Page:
Another example is from the time supermarkets started selling PCs, when the Pentium IVs came out and RAM was expensive. My company bought the returned PCs from the manufacturer with a view to testing, repairing and reselling them. The problem was that customers were stripping the processor and memory out of the computer before returning them. When I challenged the purchasing director of one of the supermarkets and asked: ”why don’t you put some sort of acceptance criteria in place and make sure the product you are giving the refund for is at least complete?” The reply I got was “Mark, a guy spends £10K a year or more on grocery products, why would I upset him over a £400 PC? We simply take the hit.”
At some point manufacturers started to come to grips with what was happening and to recognize returns (and warranties) not only as traditional quality and service problems, but as a cost of doing business (cost of sales) in their particular industry -with warranties effectively subsumed into returns policies and strategies. They started implementing tactics to mitigate the problem such as BOG – Bought-Out Guarantees*, which simply moves the problem (accepting all returns) from them to the resellers. Nevertheless the problems remain in the value chain.
*Through a “Bought-Out Guarantee” a manufacturer provides a negotiated rebate to a reseller. In return the reseller is then responsible for handling and making good all customer warranty claims. If managed correctly BOG may significantly reduce costs, goods movements as well as the environmental impact of reverse logistics.
Cost of returns and reverse logistics
How can manufacturers minimize the costs of returns, warranties and reverse logistics? There are essentially three cost categories to examine: direct costs, the “cost of defense”, and then the “hidden costs”.
If the return process is straightforward (customer unhappy with purchase for whatever reason –> returns product –> product goes back to a Distribution Centre (DC) –> product sorted into a return to manufacturer or, if BOG, –> sent to processing house for asset recovery), then the costs are also fairly straightforward.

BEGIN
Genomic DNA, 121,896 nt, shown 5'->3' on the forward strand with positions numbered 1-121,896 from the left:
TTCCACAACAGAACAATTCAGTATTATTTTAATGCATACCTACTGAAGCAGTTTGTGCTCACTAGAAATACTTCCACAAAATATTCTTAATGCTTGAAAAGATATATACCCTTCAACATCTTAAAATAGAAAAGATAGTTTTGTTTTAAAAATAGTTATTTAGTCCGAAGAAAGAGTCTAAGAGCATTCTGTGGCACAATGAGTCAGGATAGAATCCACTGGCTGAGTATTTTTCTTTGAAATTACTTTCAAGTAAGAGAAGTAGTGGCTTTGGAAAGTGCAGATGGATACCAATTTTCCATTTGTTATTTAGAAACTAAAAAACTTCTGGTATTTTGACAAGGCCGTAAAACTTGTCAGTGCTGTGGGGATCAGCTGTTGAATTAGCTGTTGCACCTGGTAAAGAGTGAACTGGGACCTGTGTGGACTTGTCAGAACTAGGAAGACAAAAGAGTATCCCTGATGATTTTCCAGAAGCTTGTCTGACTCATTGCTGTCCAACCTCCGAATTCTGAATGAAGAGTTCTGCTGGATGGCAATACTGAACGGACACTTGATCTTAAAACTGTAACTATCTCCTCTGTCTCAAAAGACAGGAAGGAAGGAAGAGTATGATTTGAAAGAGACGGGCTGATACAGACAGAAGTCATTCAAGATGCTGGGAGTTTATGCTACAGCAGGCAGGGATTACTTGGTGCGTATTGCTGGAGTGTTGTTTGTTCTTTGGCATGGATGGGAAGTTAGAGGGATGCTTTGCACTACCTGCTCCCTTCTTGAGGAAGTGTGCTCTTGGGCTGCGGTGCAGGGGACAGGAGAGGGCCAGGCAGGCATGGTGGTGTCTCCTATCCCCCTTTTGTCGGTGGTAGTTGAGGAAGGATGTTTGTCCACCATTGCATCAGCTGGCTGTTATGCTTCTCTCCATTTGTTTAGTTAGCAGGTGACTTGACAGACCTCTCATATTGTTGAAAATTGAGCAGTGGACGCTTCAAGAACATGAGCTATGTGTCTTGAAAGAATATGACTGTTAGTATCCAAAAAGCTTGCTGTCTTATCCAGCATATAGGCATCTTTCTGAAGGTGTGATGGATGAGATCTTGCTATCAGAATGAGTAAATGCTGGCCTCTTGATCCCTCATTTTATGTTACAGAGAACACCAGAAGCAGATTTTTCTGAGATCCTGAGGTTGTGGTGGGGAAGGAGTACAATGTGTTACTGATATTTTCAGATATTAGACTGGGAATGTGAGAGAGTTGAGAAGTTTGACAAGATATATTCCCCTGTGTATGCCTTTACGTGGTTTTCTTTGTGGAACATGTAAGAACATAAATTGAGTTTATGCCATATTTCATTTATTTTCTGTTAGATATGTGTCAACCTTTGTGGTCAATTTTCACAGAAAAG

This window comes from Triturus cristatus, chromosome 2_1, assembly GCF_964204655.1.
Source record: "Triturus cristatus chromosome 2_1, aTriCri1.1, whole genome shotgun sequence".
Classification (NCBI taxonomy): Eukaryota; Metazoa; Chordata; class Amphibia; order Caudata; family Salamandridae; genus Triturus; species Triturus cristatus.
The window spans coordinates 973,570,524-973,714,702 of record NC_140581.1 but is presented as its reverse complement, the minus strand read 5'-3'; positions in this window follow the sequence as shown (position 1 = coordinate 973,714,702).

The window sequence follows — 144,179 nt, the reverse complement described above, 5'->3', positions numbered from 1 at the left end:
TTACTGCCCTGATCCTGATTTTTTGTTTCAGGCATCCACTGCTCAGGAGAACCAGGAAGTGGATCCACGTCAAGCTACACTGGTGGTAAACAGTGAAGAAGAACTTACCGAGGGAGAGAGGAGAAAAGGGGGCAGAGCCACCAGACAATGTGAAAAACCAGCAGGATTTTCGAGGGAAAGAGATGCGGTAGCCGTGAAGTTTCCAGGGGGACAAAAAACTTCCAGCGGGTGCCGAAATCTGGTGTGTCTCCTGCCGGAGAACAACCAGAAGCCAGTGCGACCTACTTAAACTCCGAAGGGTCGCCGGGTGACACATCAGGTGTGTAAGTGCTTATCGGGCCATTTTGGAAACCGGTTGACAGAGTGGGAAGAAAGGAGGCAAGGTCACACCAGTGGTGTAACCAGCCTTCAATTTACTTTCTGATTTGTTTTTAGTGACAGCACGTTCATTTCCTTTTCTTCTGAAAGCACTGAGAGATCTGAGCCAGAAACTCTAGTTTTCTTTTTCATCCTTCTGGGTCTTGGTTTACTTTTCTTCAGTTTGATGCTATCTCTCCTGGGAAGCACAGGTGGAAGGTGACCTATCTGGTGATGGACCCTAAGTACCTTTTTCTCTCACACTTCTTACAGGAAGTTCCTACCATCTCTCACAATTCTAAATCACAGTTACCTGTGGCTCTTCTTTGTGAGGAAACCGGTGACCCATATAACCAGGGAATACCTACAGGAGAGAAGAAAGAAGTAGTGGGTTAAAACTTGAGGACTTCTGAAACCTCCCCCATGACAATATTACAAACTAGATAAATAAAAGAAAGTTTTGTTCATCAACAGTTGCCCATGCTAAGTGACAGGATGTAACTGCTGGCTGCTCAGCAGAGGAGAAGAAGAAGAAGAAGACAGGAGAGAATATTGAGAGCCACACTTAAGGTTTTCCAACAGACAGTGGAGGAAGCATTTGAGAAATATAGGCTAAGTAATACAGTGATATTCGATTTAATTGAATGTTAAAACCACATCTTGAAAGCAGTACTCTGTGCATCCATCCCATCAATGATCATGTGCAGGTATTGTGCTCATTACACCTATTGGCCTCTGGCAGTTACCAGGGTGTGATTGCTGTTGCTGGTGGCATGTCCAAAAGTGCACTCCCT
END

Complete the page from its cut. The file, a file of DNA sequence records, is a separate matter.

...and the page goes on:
The reseller bears the cost of the transaction with the customer, shipping back to a DC, sift and sorting and shipping back to the manufacturer or onwards to a processing facility for asset recovery. All calculable and some of those costs can perhaps be minimized through back hauling. However, for some large items, such as white goods, or 65” LED TV’s, the first transaction will have to be with the customer at her home address. Marshalling these returns and sending them onwards is not insignificant: 120 washing machines on a trailer is a cost of at least £4 per machine for each shipment.
There may be additional costs like, storage space whilst waiting for a load to come together for onward shipping. Or, if the reseller is simply selling off all returns, some costs associated with that transaction – marketing on an auction site and other sales costs need to be borne as well.
The manufacturer has a similar set of costs: receiving goods from the reseller, sift and sort and onward transport costs to asset recovery houses, or marketing and sales costs if they too are selling off. There are also hybrid arrangements between manufacturers and resellers, where, for example, the manufacturer has to collect directly from retail stores. Some of these retail stores, the smaller independents which perhaps belong to a central purchasing group, only have storage space for one or two items, so the manufacturer is committed to a round robin of several hundred stores, nationwide on a weekly or fortnightly basis. This is particularly burdensome on the large white goods / brown goods sector.
Bear in mind that for every touchpoint there will be a system – or even paper- transaction and these will have to be audited and accounted for. There will also be the parallel transaction between the reseller and the customer and/or the manufacturer and reseller of actually undoing the original sales transaction – cash back to the customer and the dreaded debit note from reseller to manufacturer or credit note the other way.